photo: Wayne National Forest/Creative Commons
The latest, and third, edition of the Schott Solar Barometer report has been released with similar results to last year: Overwhelming people in the United States are enthusiastic about solar power, think the government should do more to support it and less to support fossil fuels, and would like to get more personally involved with solar. Here are the relevant stats:
- 94% of Americans think it is important for the nation to develop and use solar energy. This was consistent across all political party affiliations.
- 80% of Americans agree that Congress should consider reallocating federal subsidies from fossil fuels to solar.
- Over half (51%) the country would choose to work in the solar industry if they were to start working in renewable energy.
- Nearly half (49%) of Americans considering solar for their home or business plan to make a decision to adopt solar in less than one year.
- Nearly half (49%) of Americans are willing to pay more for clean, reliable solar energy.
It should be no great secret that TreeHugger in general and this author in particular are pretty darn enthusiastic about solar power, thinking it's an essential part of powering an ecological sustainable world.
So, with that in mind, let's quite openly poke at those stats a bit to provide some commentary and context:
1. The 94% figure is up 2% from the last Schott Solar Barometer, but is within the margin of error for the survey, so it's practically unchanged. The top line message is solid that Americans think solar power is a good thing, the devil lurking in the details is how to bring more of it online and on roof. And I imagine if Schott were to dig down more deeply into the picture would become muddied pretty quickly.
2. There's lots of wiggle room in the word 'consider'. While 80% of Americans think reallocating subsidies from fossil fuels to solar should be considered, no doubt a great many people would stop short of saying all of the subsidies would go--especially if convinced by vested fossil fuel interests that it would increase the costs of gasoline.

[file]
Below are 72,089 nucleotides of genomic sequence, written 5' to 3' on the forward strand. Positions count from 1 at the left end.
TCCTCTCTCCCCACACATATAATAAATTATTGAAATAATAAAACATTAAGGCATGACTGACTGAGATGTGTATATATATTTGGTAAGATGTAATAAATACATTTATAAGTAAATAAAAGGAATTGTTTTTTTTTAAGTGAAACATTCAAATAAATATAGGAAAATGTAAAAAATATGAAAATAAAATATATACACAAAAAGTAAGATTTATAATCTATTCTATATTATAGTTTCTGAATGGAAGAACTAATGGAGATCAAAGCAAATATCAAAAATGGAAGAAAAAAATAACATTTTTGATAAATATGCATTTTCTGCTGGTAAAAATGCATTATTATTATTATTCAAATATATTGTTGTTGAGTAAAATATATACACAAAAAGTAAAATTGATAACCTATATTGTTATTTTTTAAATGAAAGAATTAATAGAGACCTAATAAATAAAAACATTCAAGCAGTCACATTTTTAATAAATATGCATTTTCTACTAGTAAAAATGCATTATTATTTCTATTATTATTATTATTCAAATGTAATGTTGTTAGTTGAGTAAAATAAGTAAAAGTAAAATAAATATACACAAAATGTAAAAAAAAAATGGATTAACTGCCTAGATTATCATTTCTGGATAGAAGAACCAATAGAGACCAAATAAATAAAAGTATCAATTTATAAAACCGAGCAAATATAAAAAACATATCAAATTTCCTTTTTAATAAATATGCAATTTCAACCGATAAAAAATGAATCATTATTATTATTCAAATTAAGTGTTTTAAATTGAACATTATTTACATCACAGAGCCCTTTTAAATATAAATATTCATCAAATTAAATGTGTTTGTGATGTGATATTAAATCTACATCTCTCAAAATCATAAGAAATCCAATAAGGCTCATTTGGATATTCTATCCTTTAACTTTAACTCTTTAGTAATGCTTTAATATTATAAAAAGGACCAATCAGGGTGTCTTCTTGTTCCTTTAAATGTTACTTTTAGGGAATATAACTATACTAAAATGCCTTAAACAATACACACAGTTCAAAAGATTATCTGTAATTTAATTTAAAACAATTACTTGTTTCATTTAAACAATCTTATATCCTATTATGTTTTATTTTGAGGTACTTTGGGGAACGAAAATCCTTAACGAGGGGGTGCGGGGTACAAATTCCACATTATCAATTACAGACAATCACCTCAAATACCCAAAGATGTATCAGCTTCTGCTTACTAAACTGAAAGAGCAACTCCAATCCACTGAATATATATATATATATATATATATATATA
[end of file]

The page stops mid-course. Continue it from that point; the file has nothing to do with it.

Breaking that down along party lines: 86% of Democrats, 69% of Republicans, and 81% of Independents think reducing fossil fuel subsidies is a good thing.
Personally I think all of the fossil fuel subsidies should go so that we can begin a transition towards a complete ban on fossil fuel use--no, I am not at all convinced that market mechanisms alone will stop the destruction caused by fossil fuels.
3. 51% of people deciding they'd choose solar over other renewable energy if they were looking for work in the field for the first time? My initial reaction was, "I bet nearly everyone else chose wind power, just because that's what they know about." But I was wrong. 20% of respondents chose wind power, 9% chose geothermal, 9% biofuels, and 8% hydropower.
4. Ditto here on the illumination factor. So, half of people considering solar power are going to make a decision in the next year. That decision could be no.
5. Now this is better: Half of people willing to pay more for clean energy. But again, how much more would no doubt sway opinion. Take away subsidies for fossil fuels, along with taxing pollution from power generation, and this question may well be rhetorical--the cost balance suddenly tips in favor of low carbon energy.
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92% of Americans Want Solar Power... Now!
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